A year ago, I wrote about the “special class” in 1960s Saskatoon, of which I was a member, for a period. Last week, I found out that one of the few people I had reconnected with since that time, Marjorie Clelland, had died over four years ago. Caused me to wonder whether anyone has followed the careers of these class members. Something like a 49 Up, without the seven year intervals, and where the average age of the participants is 58.
At some point in the last fifteen or so years, I wrote to the Saskatoon Board of Education to express my admiration for what they had tried in the 1960s, for it all was an experiment, as I grew to understand. The science test that flamed me out in Grade 7 was in fact Grade 9 science; they were testing to see how far we could go. The vast majority could go that far.
The Board of Education replied. Apparently, there was one person who had initiated much educational reform in Saskatoon at that time. Dr. Name I Can’t Remember.
So many unique people, some with early challenges, including me, as it turned out. Like the child who had to leave after Grade 6, because he was developing ulcers (?!), or so he said. The frail blond boy who would burst into tears, standing in the middle of the class, beside himself when he couldn’t solve a math problem. The same boy who, in 1964, at the age of ten or eleven, taught us all about binary code, as an introduction to how computers were being developed. The child with rheumatic fever, who came and went, and came back. Always with a weak heart; always with a strong mind. One child who, at ten, had an artistic talent at least a decade ahead of his time. My first admiration for art came through viewing his. Left after Grade 6 when his father, a Minister with the Christian Reformed Church, accepted a position in Champaign, Illinois.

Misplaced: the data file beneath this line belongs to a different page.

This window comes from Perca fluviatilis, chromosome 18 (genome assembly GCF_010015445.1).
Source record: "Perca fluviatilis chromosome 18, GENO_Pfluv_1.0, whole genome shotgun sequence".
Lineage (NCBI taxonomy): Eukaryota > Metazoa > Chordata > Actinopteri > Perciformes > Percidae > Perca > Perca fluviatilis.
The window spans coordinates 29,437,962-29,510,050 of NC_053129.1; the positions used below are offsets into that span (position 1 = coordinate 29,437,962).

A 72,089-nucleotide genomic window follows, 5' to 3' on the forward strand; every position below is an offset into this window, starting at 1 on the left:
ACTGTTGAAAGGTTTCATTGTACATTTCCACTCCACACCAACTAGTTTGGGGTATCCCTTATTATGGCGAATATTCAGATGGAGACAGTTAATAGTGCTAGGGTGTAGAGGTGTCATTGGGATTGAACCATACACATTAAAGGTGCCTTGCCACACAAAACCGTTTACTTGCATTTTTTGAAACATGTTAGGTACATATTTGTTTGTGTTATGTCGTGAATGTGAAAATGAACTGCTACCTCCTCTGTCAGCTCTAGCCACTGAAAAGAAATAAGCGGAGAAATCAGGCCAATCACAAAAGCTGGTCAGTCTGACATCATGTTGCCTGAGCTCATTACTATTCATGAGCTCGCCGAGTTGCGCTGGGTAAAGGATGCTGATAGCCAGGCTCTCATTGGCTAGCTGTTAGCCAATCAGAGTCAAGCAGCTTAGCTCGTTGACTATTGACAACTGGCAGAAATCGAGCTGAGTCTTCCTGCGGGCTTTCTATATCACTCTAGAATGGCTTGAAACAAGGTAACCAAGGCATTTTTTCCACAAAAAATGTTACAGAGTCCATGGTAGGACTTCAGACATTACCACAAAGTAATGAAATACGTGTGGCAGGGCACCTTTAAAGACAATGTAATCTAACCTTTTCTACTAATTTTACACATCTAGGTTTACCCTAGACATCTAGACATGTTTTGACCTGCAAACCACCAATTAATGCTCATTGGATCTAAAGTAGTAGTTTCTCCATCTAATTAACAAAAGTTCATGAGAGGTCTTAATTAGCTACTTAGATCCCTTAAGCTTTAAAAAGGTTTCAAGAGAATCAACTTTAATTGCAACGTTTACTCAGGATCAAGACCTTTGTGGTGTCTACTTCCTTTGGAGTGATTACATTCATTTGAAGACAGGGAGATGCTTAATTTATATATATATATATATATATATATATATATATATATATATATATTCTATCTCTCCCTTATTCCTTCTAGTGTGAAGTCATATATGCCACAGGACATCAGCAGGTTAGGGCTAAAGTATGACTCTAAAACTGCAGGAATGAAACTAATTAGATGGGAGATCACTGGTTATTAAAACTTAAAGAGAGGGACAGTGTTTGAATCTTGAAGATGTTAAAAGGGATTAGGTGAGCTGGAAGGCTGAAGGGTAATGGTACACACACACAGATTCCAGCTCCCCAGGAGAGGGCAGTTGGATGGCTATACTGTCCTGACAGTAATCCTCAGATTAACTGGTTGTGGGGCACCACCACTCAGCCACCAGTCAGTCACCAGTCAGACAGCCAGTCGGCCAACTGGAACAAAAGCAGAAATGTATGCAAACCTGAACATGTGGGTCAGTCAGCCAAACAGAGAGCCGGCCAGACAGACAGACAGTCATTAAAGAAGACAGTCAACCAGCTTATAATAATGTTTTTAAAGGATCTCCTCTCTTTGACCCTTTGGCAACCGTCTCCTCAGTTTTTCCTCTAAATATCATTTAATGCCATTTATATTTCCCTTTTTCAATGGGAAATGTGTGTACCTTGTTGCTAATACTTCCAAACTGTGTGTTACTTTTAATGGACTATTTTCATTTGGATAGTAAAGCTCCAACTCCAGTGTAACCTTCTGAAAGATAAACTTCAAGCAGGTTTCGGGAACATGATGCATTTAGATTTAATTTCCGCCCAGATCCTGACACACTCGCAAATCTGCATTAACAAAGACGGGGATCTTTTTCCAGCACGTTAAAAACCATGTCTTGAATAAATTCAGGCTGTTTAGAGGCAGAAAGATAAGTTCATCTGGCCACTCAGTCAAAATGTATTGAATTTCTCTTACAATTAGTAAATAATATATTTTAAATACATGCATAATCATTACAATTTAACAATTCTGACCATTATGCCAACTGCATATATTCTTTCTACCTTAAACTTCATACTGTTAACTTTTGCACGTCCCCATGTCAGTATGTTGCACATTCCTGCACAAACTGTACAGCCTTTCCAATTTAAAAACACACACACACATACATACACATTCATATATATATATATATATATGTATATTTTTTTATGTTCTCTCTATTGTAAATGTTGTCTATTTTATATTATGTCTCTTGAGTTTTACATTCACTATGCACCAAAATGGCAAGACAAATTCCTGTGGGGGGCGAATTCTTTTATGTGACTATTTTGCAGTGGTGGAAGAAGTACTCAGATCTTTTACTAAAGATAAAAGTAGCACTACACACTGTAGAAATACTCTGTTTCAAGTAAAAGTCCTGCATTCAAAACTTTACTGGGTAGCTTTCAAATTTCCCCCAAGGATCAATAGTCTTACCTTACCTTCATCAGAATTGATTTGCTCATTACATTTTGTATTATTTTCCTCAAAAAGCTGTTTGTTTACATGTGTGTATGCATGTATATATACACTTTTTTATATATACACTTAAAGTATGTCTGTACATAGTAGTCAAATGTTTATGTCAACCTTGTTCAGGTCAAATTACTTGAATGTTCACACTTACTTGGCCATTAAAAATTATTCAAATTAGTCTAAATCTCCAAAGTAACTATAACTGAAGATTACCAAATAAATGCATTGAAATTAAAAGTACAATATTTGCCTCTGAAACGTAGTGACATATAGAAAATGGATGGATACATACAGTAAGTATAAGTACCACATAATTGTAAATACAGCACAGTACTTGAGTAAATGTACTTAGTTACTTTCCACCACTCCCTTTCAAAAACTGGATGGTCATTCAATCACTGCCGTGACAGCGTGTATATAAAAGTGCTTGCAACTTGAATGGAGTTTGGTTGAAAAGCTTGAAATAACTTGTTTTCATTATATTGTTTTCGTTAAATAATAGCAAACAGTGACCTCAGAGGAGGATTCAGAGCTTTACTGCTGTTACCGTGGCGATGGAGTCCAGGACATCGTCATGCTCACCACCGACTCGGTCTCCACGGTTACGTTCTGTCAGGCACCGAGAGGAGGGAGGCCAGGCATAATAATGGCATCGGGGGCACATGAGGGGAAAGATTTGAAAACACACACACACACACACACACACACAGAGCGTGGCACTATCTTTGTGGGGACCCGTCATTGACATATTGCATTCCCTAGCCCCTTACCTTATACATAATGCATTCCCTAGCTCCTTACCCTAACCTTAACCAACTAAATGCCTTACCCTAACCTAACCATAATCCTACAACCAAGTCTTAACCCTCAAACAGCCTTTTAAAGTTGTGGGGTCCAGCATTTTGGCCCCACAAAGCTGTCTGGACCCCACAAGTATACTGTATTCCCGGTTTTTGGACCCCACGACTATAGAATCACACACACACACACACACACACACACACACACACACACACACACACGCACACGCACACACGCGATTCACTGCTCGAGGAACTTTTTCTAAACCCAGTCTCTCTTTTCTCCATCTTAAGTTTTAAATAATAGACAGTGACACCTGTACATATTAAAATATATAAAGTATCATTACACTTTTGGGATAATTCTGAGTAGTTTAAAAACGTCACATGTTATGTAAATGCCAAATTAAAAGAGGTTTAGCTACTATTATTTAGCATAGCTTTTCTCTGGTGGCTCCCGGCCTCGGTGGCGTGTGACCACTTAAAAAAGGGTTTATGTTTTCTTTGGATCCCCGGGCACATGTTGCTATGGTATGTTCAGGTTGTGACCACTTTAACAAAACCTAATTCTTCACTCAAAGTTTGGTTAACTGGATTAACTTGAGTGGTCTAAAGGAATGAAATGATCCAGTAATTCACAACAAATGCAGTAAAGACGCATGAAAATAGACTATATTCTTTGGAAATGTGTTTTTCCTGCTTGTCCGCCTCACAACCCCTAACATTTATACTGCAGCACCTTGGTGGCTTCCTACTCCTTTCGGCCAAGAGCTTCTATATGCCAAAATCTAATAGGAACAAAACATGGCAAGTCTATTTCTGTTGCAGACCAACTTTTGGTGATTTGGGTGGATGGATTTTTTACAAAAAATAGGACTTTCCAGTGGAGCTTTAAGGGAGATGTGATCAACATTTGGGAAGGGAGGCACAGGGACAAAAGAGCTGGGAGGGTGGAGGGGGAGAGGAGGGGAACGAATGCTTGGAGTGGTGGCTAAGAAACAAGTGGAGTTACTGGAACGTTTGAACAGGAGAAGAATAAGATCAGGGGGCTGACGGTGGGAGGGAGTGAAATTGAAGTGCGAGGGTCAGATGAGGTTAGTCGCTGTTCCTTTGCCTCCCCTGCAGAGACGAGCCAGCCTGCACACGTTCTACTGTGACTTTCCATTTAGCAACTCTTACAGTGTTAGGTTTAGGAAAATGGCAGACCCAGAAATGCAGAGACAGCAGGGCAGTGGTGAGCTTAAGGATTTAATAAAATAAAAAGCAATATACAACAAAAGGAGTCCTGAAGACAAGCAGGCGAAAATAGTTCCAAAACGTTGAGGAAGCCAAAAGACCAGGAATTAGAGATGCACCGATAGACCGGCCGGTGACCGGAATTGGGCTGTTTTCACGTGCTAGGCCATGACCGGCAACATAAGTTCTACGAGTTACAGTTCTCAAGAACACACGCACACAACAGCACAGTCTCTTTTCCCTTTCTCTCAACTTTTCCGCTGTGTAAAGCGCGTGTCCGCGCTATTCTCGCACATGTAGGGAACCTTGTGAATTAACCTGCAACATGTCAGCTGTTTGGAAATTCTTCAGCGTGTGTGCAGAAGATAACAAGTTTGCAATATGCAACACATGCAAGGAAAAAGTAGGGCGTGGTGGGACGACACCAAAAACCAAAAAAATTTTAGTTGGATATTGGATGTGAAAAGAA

I don’t know how long the “special classes” continued. What I do know is that the segregation did not continue into high school, at least formally. There instead was effective segregation through streaming, as one of my classmates from that time told me. If you took two language classes in high school, such as French and one other, you ended up in a different cohort.
I have communicated with more than one student from that time who has mixed feelings about the program. Maybe because I couldn’t complete it, I end up valuing it more?
Postscript, November 22, 2011: Perhaps the Saskatchewan educator who influenced things was Dr. John G. Egnatoff. Don’t know for certain, but the name sounds familiar.